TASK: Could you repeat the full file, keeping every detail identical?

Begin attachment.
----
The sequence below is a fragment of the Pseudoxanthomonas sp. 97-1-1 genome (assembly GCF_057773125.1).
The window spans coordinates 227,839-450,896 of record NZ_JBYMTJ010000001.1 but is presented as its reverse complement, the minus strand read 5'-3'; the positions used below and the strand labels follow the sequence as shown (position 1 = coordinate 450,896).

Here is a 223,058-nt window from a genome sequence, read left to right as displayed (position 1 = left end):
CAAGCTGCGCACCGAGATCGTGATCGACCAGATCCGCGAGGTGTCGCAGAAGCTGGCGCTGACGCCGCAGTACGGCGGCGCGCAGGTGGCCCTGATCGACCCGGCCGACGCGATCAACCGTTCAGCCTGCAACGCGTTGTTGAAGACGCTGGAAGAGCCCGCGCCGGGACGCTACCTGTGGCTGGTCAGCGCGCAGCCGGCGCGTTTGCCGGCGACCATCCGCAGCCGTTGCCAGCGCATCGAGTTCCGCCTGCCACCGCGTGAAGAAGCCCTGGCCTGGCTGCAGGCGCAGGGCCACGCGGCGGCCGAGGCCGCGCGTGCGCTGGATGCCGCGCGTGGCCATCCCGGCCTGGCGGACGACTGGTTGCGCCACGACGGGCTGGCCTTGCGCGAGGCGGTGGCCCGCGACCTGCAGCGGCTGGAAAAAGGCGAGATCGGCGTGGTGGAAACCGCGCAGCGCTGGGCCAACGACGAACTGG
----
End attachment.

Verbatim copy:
The sequence below is a fragment of the Pseudoxanthomonas sp. 97-1-1 genome (assembly GCF_057773125.1).
The window spans coordinates 227,839-450,896 of record NZ_JBYMTJ010000001.1 but is presented as its reverse complement, the minus strand read 5'-3'; the positions used below and the strand labels follow the sequence as shown (position 1 = coordinate 450,896).

Here is a 223,058-nt window from a genome sequence, read left to right as displayed (position 1 = left end):
CAAGCTGCGCACCGAGATCGTGATCGACCAGATCCGCGAGGTGTCGCAGAAGCTGGCGCTGACGCCGCAGTACGGCGGCGCGCAGGTGGCCCTGATCGACCCGGCCGACGCGATCAACCGTTCAGCCTGCAACGCGTTGTTGAAGACGCTGGAAGAGCCCGCGCCGGGACGCTACCTGTGGCTGGTCAGCGCGCAGCCGGCGCGTTTGCCGGCGACCATCCGCAGCCGTTGCCAGCGCATCGAGTTCCGCCTGCCACCGCGTGAAGAAGCCCTGGCCTGGCTGCAGGCGCAGGGCCACGCGGCGGCCGAGGCCGCGCGTGCGCTGGATGCCGCGCGTGGCCATCCCGGCCTGGCGGACGACTGGTTGCGCCACGACGGGCTGGCCTTGCGCGAGGCGGTGGCCCGCGACCTGCAGCGGCTGGAAAAAGGCGAGATCGGCGTGGTGGAAACCGCGCAGCGCTGGGCCAACGACGAACTGG